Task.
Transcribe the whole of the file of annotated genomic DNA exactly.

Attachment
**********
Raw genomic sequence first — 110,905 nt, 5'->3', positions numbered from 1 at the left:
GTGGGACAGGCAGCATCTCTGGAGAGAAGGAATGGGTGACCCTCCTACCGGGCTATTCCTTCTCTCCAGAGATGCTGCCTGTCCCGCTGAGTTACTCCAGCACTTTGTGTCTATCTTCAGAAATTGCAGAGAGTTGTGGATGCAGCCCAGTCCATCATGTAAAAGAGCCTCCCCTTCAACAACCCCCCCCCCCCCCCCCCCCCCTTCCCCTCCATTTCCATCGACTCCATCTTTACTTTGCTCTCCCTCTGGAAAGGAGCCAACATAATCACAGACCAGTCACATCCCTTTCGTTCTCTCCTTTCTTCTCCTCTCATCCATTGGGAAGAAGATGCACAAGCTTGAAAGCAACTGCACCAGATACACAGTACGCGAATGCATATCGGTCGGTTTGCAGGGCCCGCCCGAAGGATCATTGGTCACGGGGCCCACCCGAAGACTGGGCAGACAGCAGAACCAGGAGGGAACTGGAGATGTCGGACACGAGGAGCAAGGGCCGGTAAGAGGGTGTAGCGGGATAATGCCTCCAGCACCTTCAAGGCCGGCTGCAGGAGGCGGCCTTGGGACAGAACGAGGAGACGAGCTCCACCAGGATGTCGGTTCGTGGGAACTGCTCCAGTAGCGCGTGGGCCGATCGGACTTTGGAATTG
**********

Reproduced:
Raw genomic sequence first — 110,905 nt, 5'->3', positions numbered from 1 at the left:
GTGGGACAGGCAGCATCTCTGGAGAGAAGGAATGGGTGACCCTCCTACCGGGCTATTCCTTCTCTCCAGAGATGCTGCCTGTCCCGCTGAGTTACTCCAGCACTTTGTGTCTATCTTCAGAAATTGCAGAGAGTTGTGGATGCAGCCCAGTCCATCATGTAAAAGAGCCTCCCCTTCAACAACCCCCCCCCCCCCCCCCCCCCCTTCCCCTCCATTTCCATCGACTCCATCTTTACTTTGCTCTCCCTCTGGAAAGGAGCCAACATAATCACAGACCAGTCACATCCCTTTCGTTCTCTCCTTTCTTCTCCTCTCATCCATTGGGAAGAAGATGCACAAGCTTGAAAGCAACTGCACCAGATACACAGTACGCGAATGCATATCGGTCGGTTTGCAGGGCCCGCCCGAAGGATCATTGGTCACGGGGCCCACCCGAAGACTGGGCAGACAGCAGAACCAGGAGGGAACTGGAGATGTCGGACACGAGGAGCAAGGGCCGGTAAGAGGGTGTAGCGGGATAATGCCTCCAGCACCTTCAAGGCCGGCTGCAGGAGGCGGCCTTGGGACAGAACGAGGAGACGAGCTCCACCAGGATGTCGGTTCGTGGGAACTGCTCCAGTAGCGCGTGGGCCGATCGGACTTTGGAATTG